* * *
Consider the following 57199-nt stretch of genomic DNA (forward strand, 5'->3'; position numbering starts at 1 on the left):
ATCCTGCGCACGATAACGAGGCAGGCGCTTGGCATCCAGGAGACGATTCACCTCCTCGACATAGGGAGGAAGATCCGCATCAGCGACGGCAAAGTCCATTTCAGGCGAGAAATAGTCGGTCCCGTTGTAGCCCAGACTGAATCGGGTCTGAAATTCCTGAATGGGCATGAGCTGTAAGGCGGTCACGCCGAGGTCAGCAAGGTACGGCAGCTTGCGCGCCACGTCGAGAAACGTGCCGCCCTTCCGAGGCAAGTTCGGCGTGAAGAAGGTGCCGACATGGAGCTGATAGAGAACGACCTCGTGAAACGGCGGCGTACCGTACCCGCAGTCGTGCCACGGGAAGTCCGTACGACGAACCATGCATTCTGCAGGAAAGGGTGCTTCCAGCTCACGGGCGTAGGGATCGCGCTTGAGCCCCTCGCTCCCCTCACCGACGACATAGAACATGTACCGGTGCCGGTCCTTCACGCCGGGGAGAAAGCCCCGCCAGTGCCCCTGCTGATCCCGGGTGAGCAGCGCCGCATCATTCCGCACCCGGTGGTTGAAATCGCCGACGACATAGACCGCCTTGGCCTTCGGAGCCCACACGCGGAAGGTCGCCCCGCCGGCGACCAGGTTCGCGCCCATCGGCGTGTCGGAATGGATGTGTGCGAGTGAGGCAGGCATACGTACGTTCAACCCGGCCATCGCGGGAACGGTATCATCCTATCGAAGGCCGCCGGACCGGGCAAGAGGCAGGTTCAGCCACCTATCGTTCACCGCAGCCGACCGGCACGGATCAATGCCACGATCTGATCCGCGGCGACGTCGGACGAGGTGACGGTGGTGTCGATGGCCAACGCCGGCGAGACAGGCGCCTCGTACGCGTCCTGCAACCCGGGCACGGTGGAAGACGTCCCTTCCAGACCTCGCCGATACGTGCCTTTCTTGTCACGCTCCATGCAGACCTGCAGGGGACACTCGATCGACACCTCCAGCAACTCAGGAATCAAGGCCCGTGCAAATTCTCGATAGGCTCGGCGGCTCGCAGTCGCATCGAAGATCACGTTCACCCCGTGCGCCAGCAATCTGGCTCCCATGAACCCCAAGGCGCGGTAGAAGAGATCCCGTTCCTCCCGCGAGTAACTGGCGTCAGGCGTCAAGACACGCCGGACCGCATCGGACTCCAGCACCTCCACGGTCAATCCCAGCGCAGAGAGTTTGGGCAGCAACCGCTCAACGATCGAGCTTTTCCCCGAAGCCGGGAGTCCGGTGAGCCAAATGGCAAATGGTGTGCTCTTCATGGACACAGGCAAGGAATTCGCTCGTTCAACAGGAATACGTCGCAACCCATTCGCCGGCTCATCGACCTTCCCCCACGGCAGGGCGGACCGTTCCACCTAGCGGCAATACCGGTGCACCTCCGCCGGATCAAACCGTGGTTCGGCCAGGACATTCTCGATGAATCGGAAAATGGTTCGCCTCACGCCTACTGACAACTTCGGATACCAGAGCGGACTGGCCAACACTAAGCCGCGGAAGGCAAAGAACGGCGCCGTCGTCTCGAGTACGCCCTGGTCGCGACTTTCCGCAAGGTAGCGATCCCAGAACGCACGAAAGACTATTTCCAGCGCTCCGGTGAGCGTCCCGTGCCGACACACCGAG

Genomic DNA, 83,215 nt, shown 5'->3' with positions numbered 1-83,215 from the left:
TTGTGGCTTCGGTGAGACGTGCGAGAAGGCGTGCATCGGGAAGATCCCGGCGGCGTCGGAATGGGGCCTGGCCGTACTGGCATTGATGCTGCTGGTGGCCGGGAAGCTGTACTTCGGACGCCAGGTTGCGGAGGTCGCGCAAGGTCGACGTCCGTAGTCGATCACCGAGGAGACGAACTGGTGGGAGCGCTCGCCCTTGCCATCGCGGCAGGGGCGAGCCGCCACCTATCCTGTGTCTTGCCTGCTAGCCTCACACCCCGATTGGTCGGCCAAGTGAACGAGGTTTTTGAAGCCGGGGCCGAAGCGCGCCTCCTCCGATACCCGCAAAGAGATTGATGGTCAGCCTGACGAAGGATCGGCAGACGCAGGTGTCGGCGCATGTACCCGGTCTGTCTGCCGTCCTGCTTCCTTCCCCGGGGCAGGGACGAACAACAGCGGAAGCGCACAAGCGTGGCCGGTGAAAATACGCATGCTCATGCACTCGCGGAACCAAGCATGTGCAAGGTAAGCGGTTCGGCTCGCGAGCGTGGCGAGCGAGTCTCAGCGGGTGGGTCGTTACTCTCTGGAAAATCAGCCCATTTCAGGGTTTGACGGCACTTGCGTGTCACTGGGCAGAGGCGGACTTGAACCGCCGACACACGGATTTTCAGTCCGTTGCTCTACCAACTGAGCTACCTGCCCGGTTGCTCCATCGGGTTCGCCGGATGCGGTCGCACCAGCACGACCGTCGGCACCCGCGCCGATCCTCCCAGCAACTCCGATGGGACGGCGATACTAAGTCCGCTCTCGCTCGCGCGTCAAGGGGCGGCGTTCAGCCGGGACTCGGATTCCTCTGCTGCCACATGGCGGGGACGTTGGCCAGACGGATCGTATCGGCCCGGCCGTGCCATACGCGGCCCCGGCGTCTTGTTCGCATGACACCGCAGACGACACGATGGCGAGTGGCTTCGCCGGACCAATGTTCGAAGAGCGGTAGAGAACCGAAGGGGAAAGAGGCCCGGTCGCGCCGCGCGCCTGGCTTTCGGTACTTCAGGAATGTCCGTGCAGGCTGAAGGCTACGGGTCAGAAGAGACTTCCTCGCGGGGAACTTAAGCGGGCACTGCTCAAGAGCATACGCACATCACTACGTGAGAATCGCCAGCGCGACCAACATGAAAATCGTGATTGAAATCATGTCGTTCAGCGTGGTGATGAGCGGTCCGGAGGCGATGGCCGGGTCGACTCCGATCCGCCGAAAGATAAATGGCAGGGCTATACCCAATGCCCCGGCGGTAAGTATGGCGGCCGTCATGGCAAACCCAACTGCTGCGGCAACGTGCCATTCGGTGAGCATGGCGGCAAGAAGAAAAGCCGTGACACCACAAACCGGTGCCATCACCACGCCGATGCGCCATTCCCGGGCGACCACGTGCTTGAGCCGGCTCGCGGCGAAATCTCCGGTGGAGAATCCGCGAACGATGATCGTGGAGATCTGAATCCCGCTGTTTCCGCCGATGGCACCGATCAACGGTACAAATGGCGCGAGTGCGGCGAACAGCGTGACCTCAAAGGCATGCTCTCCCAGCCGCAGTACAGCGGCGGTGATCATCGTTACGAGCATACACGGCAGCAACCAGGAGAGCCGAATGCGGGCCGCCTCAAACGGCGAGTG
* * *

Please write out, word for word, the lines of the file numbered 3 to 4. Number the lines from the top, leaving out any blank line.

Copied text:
Genomic DNA, 83,215 nt, shown 5'->3' with positions numbered 1-83,215 from the left:
TTGTGGCTTCGGTGAGACGTGCGAGAAGGCGTGCATCGGGAAGATCCCGGCGGCGTCGGAATGGGGCCTGGCCGTACTGGCATTGATGCTGCTGGTGGCCGGGAAGCTGTACTTCGGACGCCAGGTTGCGGAGGTCGCGCAAGGTCGACGTCCGTAGTCGATCACCGAGGAGACGAACTGGTGGGAGCGCTCGCCCTTGCCATCGCGGCAGGGGCGAGCCGCCACCTATCCTGTGTCTTGCCTGCTAGCCTCACACCCCGATTGGTCGGCCAAGTGAACGAGGTTTTTGAAGCCGGGGCCGAAGCGCGCCTCCTCCGATACCCGCAAAGAGATTGATGGTCAGCCTGACGAAGGATCGGCAGACGCAGGTGTCGGCGCATGTACCCGGTCTGTCTGCCGTCCTGCTTCCTTCCCCGGGGCAGGGACGAACAACAGCGGAAGCGCACAAGCGTGGCCGGTGAAAATACGCATGCTCATGCACTCGCGGAACCAAGCATGTGCAAGGTAAGCGGTTCGGCTCGCGAGCGTGGCGAGCGAGTCTCAGCGGGTGGGTCGTTACTCTCTGGAAAATCAGCCCATTTCAGGGTTTGACGGCACTTGCGTGTCACTGGGCAGAGGCGGACTTGAACCGCCGACACACGGATTTTCAGTCCGTTGCTCTACCAACTGAGCTACCTGCCCGGTTGCTCCATCGGGTTCGCCGGATGCGGTCGCACCAGCACGACCGTCGGCACCCGCGCCGATCCTCCCAGCAACTCCGATGGGACGGCGATACTAAGTCCGCTCTCGCTCGCGCGTCAAGGGGCGGCGTTCAGCCGGGACTCGGATTCCTCTGCTGCCACATGGCGGGGACGTTGGCCAGACGGATCGTATCGGCCCGGCCGTGCCATACGCGGCCCCGGCGTCTTGTTCGCATGACACCGCAGACGACACGATGGCGAGTGGCTTCGCCGGACCAATGTTCGAAGAGCGGTAGAGAACCGAAGGGGAAAGAGGCCCGGTCGCGCCGCGCGCCTGGCTTTCGGTACTTCAGGAATGTCCGTGCAGGCTGAAGGCTACGGGTCAGAAGAGACTTCCTCGCGGGGAACTTAAGCGGGCACTGCTCAAGAGCATACGCACATCACTACGTGAGAATCGCCAGCGCGACCAACATGAAAATCGTGATTGAAATCATGTCGTTCAGCGTGGTGATGAGCGGTCCGGAGGCGATGGCCGGGTCGACTCCGATCCGCCGAAAGATAAATGGCAGGGCTATACCCAATGCCCCGGCGGTAAGTATGGCGGCCGTCATGGCAAACCCAACTGCTGCGGCAACGTGCCATTCGGTGAGCATGGCGGCAAGAAGAAAAGCCGTGACACCACAAACCGGTGCCATCACCACGCCGATGCGCCATTCCCGGGCGACCACGTGCTTGAGCCGGCTCGCGGCGAAATCTCCGGTGGAGAATCCGCGAACGATGATCGTGGAGATCTGAATCCCGCTGTTTCCGCCGATGGCACCGATCAACGGTACAAATGGCGCGAGTGCGGCGAACAGCGTGACCTCAAAGGCATGCTCTCCCAGCCGCAGTACAGCGGCGGTGATCATCGTTACGAGCATACACGGCAGCAACCAGGAGAGCCGAATGCGGGCCGCCTCAAACGGCGAGTG